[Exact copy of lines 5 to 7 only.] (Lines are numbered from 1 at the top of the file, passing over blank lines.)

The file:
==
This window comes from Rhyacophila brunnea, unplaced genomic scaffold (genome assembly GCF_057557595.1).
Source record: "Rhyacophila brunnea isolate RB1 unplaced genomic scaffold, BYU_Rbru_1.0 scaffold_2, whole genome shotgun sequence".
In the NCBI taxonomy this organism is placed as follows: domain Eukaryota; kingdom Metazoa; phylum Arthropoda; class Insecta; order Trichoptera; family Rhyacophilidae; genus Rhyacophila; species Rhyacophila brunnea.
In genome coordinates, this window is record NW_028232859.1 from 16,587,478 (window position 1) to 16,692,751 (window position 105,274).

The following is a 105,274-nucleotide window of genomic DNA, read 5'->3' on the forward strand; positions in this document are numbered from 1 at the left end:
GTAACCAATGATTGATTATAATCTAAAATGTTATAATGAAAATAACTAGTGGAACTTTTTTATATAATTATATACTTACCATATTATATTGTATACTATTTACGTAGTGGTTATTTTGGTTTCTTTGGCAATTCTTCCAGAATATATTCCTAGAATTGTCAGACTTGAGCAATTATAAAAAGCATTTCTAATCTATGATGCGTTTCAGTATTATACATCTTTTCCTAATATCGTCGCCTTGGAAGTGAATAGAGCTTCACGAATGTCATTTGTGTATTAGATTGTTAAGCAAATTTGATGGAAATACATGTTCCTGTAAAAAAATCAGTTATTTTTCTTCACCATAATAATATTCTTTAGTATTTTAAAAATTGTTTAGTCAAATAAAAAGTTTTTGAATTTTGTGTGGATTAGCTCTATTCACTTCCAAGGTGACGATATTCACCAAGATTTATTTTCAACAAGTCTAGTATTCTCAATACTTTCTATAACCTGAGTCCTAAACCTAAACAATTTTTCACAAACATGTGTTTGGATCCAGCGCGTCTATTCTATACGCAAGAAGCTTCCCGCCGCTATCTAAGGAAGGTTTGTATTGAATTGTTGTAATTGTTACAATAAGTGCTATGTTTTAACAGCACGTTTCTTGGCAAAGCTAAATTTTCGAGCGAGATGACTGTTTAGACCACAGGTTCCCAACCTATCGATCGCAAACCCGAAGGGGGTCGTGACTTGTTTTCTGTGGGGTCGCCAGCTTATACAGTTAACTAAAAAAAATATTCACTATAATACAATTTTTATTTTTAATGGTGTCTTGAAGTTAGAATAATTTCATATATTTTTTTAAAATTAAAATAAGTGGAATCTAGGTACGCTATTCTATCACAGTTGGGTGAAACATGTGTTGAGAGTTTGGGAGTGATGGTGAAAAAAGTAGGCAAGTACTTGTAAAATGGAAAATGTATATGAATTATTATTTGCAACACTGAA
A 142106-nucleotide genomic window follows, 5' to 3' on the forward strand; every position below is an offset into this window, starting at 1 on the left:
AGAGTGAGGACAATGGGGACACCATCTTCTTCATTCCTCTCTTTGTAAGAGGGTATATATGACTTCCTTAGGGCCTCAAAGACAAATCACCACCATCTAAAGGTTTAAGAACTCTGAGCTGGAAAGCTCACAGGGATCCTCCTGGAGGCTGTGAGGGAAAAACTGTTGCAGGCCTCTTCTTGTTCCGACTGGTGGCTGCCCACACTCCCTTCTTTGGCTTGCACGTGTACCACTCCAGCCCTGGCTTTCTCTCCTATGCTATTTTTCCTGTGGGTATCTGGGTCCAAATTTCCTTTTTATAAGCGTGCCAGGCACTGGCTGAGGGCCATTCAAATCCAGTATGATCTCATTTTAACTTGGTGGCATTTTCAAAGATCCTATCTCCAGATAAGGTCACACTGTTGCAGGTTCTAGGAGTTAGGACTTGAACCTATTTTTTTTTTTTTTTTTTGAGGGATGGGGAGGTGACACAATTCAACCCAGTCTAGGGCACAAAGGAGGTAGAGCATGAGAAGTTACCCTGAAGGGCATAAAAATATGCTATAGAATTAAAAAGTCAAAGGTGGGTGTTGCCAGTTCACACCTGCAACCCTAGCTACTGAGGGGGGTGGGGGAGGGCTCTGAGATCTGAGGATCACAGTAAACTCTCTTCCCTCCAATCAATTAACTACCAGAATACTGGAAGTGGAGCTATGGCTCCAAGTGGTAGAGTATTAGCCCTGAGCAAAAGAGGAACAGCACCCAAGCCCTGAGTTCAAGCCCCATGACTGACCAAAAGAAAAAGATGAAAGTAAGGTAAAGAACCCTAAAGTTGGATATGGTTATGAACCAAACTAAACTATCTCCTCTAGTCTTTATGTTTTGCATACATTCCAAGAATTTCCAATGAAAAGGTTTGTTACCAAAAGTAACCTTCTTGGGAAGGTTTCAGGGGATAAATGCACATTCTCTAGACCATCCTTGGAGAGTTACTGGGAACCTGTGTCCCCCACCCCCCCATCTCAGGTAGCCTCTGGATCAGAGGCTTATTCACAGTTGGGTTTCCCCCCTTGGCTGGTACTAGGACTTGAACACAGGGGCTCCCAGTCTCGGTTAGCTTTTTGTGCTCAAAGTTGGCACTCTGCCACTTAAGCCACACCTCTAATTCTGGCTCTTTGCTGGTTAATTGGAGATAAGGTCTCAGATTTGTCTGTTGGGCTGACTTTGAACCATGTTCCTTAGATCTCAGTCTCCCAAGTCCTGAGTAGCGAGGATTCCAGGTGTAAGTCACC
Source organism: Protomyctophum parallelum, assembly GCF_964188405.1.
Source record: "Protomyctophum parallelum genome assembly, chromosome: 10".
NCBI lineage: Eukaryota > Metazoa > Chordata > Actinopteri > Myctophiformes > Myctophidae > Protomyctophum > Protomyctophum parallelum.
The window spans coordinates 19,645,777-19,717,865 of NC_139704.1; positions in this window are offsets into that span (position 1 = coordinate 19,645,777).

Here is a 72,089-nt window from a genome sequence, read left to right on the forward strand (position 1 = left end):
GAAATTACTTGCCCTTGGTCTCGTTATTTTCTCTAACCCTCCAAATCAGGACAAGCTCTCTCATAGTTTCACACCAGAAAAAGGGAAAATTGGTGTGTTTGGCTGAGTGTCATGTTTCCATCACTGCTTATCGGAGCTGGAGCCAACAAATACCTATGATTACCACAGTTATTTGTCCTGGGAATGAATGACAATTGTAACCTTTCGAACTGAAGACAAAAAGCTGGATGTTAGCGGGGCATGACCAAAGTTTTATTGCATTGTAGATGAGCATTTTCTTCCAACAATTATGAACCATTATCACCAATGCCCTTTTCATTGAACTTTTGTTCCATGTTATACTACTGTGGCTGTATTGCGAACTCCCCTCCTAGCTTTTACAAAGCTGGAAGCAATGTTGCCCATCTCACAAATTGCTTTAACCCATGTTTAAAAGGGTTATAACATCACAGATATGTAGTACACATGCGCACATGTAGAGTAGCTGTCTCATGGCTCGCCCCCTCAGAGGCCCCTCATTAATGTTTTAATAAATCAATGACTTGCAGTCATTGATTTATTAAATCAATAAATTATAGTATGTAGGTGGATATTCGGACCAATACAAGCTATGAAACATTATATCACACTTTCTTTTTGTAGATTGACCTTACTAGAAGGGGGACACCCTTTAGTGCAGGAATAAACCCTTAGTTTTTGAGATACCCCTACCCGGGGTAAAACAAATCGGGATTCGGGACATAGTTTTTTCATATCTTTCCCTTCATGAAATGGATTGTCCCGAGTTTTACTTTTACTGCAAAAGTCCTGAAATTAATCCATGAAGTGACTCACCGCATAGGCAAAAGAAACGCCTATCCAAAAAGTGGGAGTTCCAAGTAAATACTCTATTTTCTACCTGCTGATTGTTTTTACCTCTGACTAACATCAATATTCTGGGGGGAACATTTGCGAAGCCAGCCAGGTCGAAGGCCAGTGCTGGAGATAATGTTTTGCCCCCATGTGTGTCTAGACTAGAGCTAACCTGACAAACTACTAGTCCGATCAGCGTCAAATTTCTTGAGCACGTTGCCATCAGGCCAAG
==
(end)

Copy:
The following is a 105,274-nucleotide window of genomic DNA, read 5'->3' on the forward strand; positions in this document are numbered from 1 at the left end:
GTAACCAATGATTGATTATAATCTAAAATGTTATAATGAAAATAACTAGTGGAACTTTTTTATATAATTATATACTTACCATATTATATTGTATACTATTTACGTAGTGGTTATTTTGGTTTCTTTGGCAATTCTTCCAGAATATATTCCTAGAATTGTCAGACTTGAGCAATTATAAAAAGCATTTCTAATCTATGATGCGTTTCAGTATTATACATCTTTTCCTAATATCGTCGCCTTGGAAGTGAATAGAGCTTCACGAATGTCATTTGTGTATTAGATTGTTAAGCAAATTTGATGGAAATACATGTTCCTGTAAAAAAATCAGTTATTTTTCTTCACCATAATAATATTCTTTAGTATTTTAAAAATTGTTTAGTCAAATAAAAAGTTTTTGAATTTTGTGTGGATTAGCTCTATTCACTTCCAAGGTGACGATATTCACCAAGATTTATTTTCAACAAGTCTAGTATTCTCAATACTTTCTATAACCTGAGTCCTAAACCTAAACAATTTTTCACAAACATGTGTTTGGATCCAGCGCGTCTATTCTATACGCAAGAAGCTTCCCGCCGCTATCTAAGGAAGGTTTGTATTGAATTGTTGTAATTGTTACAATAAGTGCTATGTTTTAACAGCACGTTTCTTGGCAAAGCTAAATTTTCGAGCGAGATGACTGTTTAGACCACAGGTTCCCAACCTATCGATCGCAAACCCGAAGGGGGTCGTGACTTGTTTTCTGTGGGGTCGCCAGCTTATACAGTTAACTAAAAAAAATATTCACTATAATACAATTTTTATTTTTAATGGTGTCTTGAAGTTAGAATAATTTCATATATTTTTTTAAAATTAAAATAAGTGGAATCTAGGTACGCTATTCTATCACAGTTGGGTGAAACATGTGTTGAGAGTTTGGGAGTGATGGTGAAAAAAGTAGGCAAGTACTTGTAAAATGGAAAATGTATATGAATTATTATTTGCAACACTGAA
A 142106-nucleotide genomic window follows, 5' to 3' on the forward strand; every position below is an offset into this window, starting at 1 on the left: